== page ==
Poll: Minnesotans split by party and region on events of Jan. 6

A mob storms the U.S. Capitol.
Trump supporters clash with police and security forces as they storm the U.S. Capitol in Washington, D.C. on January 6.
Brendan Smialowski | AFP via Getty Images file

Minnesotans are sharply split over the events in Washington on Jan. 6.

A new poll finds 46 percent of voters thought Jan. 6 was an insurrection, while 42 percent believe it was a legitimate rally that was derailed by the acts of a few violent extremists, and 12 percent aren’t sure. 

Sixty percent of Minnesota voters surveyed said President Joe Biden was indeed the legitimate winner of the 2020 presidential election. Another 26 percent said he wasn’t, and 14 percent said they weren’t sure. 

The fact that pollsters are even asking this question speaks volumes about the state of democracy to poll respondent Matthew Horton of St. Louis Park.

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“I never in my life would have thought that anyone in America would be answering a question: Did a president legitimately win or lose an election?” Horton, 41, said.

Graph of views on legitimacy of Biden's win
Minnesota voters' views on whether Biden legitimately won the 2020 presidential election, by party
David H. Montgomery | MPR News

Horton was among 800 Minnesotans randomly selected from a list of registered voters and interviewed by landline and cellphone early last week for the Minnesota Poll sponsored by MPR News, the Star Tribune, KARE 11 and FRONTLINE. The poll has a margin of error of plus or minus 3.5 percentage points.

Pollsters also asked whether former President Donald Trump incited his supporters to storm the Capitol. 

Horton, who voted for Biden, agrees with the 46 percent who said it was an insurrection and the 51 percent who said Trump incited it.

“I feel very strongly that he allowed this to continue to happen and riled up the people there and just made a tinderbox that unfortunately lit into what we had on that day in our country,” Horton said.

Janet Olson, 77, of St. Paul, agreed. 

“There’s no doubt in my mind that it was their intention to overthrow the election,” Olson said. “That was very well planned. They did their best to pull it off, but they lost. And I think they all belong in prison.”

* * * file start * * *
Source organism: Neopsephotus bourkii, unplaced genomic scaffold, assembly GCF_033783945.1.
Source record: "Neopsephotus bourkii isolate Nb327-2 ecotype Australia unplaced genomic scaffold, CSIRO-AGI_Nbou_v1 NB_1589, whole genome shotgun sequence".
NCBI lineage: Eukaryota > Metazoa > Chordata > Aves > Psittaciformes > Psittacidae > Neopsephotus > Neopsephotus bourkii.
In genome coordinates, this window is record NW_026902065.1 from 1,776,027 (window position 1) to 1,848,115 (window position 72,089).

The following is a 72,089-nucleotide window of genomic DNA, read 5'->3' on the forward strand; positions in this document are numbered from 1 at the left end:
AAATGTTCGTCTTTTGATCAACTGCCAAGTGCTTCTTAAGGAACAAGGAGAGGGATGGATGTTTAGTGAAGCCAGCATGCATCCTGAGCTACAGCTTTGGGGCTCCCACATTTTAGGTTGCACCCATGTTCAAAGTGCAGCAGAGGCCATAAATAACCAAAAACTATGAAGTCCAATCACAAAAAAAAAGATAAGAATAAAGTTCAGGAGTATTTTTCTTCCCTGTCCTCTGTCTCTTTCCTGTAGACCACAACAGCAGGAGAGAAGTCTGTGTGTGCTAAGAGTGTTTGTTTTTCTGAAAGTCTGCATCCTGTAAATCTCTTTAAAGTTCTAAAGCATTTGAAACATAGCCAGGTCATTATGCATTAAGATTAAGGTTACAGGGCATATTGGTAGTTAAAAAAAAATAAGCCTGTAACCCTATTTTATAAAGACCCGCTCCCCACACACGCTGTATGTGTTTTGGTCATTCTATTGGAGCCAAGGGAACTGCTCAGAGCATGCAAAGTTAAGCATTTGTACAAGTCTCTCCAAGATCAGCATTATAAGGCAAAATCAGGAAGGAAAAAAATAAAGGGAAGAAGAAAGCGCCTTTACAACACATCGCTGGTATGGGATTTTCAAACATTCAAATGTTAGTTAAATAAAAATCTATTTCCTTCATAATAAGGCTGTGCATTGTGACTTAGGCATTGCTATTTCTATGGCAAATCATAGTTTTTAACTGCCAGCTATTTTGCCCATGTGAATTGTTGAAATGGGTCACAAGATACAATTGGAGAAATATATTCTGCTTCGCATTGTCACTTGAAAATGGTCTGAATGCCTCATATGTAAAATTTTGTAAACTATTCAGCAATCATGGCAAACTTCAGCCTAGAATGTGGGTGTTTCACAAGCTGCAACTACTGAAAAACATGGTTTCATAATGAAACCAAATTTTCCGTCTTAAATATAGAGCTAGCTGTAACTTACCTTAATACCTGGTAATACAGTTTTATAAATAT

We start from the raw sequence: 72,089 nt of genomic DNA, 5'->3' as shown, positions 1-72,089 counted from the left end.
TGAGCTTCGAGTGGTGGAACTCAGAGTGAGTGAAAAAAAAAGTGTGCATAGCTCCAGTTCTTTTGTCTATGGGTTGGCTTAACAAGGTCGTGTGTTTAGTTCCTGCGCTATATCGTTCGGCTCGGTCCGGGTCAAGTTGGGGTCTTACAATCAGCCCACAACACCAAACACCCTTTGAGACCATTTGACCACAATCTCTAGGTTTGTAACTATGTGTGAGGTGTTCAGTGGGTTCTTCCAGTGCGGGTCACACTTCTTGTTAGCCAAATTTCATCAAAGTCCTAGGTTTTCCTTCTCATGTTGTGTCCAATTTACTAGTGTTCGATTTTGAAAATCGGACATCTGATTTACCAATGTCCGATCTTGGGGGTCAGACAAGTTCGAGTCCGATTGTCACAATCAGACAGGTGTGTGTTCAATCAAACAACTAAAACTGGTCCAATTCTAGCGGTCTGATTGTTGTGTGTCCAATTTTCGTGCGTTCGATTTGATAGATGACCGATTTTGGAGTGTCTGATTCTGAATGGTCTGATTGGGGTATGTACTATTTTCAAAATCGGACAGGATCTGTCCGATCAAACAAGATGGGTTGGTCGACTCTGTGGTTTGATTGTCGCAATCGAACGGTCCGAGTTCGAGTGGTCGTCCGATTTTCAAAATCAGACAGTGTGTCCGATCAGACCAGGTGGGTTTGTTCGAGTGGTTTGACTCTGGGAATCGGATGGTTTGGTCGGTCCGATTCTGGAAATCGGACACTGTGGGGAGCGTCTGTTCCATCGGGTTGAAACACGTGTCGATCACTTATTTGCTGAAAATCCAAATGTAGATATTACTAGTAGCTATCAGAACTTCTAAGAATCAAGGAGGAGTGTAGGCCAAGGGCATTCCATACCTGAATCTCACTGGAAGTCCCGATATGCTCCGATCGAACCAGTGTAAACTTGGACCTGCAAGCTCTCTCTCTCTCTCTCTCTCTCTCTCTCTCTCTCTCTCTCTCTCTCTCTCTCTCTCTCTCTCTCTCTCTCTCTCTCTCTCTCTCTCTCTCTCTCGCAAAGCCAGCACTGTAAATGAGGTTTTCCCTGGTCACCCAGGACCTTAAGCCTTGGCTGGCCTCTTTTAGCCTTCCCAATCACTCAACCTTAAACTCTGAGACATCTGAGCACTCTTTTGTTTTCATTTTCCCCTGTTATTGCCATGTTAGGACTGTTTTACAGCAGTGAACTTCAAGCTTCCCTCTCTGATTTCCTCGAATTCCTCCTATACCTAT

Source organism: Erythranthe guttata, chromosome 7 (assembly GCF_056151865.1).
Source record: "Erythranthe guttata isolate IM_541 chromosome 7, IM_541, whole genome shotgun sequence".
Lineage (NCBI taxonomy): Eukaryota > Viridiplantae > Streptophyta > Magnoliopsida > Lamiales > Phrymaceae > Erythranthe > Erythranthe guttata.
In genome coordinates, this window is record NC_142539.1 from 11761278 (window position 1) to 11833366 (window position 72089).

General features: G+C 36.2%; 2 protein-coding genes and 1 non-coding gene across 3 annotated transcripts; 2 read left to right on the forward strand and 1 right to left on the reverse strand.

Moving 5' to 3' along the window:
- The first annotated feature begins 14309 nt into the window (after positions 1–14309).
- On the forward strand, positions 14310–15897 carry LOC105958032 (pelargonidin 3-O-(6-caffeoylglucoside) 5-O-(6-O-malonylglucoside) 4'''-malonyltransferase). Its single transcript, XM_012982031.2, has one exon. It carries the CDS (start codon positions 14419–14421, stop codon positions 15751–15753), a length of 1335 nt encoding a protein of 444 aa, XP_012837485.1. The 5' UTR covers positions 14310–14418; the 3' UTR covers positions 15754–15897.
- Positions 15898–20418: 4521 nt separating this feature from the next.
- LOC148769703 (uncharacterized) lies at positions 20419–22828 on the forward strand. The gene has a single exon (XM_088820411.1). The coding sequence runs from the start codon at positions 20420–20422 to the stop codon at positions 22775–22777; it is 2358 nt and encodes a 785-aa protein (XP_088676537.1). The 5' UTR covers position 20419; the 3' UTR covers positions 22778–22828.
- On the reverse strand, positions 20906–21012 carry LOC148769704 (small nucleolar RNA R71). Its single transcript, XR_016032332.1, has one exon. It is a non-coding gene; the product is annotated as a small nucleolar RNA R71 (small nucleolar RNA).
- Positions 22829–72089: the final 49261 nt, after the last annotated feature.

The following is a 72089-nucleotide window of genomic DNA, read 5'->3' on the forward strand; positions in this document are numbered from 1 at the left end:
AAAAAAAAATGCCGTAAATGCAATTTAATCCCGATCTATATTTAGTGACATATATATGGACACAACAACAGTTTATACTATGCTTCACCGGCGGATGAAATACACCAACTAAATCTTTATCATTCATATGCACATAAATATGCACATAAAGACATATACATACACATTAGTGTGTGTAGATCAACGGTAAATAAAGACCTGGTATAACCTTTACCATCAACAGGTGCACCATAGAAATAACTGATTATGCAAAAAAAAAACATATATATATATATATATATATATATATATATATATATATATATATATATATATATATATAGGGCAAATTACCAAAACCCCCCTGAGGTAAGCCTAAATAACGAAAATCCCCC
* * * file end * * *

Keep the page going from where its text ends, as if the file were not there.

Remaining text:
Forty-one percent of those polled said they did not believe Trump incited his supporters, and 8 percent said they weren’t sure.

Views of the election and the events of Jan. 6 differ sharply by region and by party. Eighty percent of Democrats say Jan. 6 was an insurrection; just 7 percent of Republicans say that. 

Graph of views on whether the Jan. 6 events were legitimate
Minnesota voters' views on whether the events of Jan. 6 were a legitimate protest that turned violent due to a few extremists, or an insurrection with the primary purpose of overturning the election.
David H. Montgomery | MPR News

In Hennepin and Ramsey counties, more than three-fourths of respondents said Biden legitimately won office. In the Twin Cities suburbs and greater Minnesota, the figure barely cracks 50 percent.  

“I certainly do not believe it was legitimate at all,” said Patricia Gilbert, 61, of Bemidji, who echoes Trump’s claims that fraudulent mail-in voting helped deliver Biden’s victory. 

To be clear, there is no evidence to support that, and judges across the country have tossed out five dozen lawsuits backed by the former president and his allies alleging irregularities in swing states. 

Gilbert is also among those polled who agreed that Jan. 6 was a legitimate protest that turned violent due to the actions of a small group of extremists. 

“President Trump did not tell them to go riot at the Capitol,” Gilbert said. “He just wanted people to stand up for what they believed in. And they did not believe that the election was legit. It was not intended to be a riot.” 

Curtis Borchert, 62, of Ada didn’t support Trump or Biden in November and won’t say for whom he voted, but he says Biden’s victory in November was legitimate. Like half of those polled in northern Minnesota, Borchert said Jan. 6 was not an insurrection. 

Borchert said he bases his opinion on accounts from friends who were in Washington that day but who did not go inside the Capitol. 

“They never heard anything when they were there about overthrowing the government, trying to overthrow the election, anything like that,” Borchert said. “And so I’m going by what they said. They were there, I wasn’t.”

Five Minnesotans alleged to have been at the Capitol on Jan. 6 are facing federal charges. Two of the defendants — Victoria Charity White of Rochester, and Brian Christopher Mock of Minneapolis — have pleaded not guilty to felony counts.

Authorities say White was recorded on video trying to grab an officer’s shield. Mock is accused of shoving two Capitol officers to the ground and kicking one. 

White remains free as her case moves forward. A judge has ordered Mock to remain in a Washington, D.C., jail.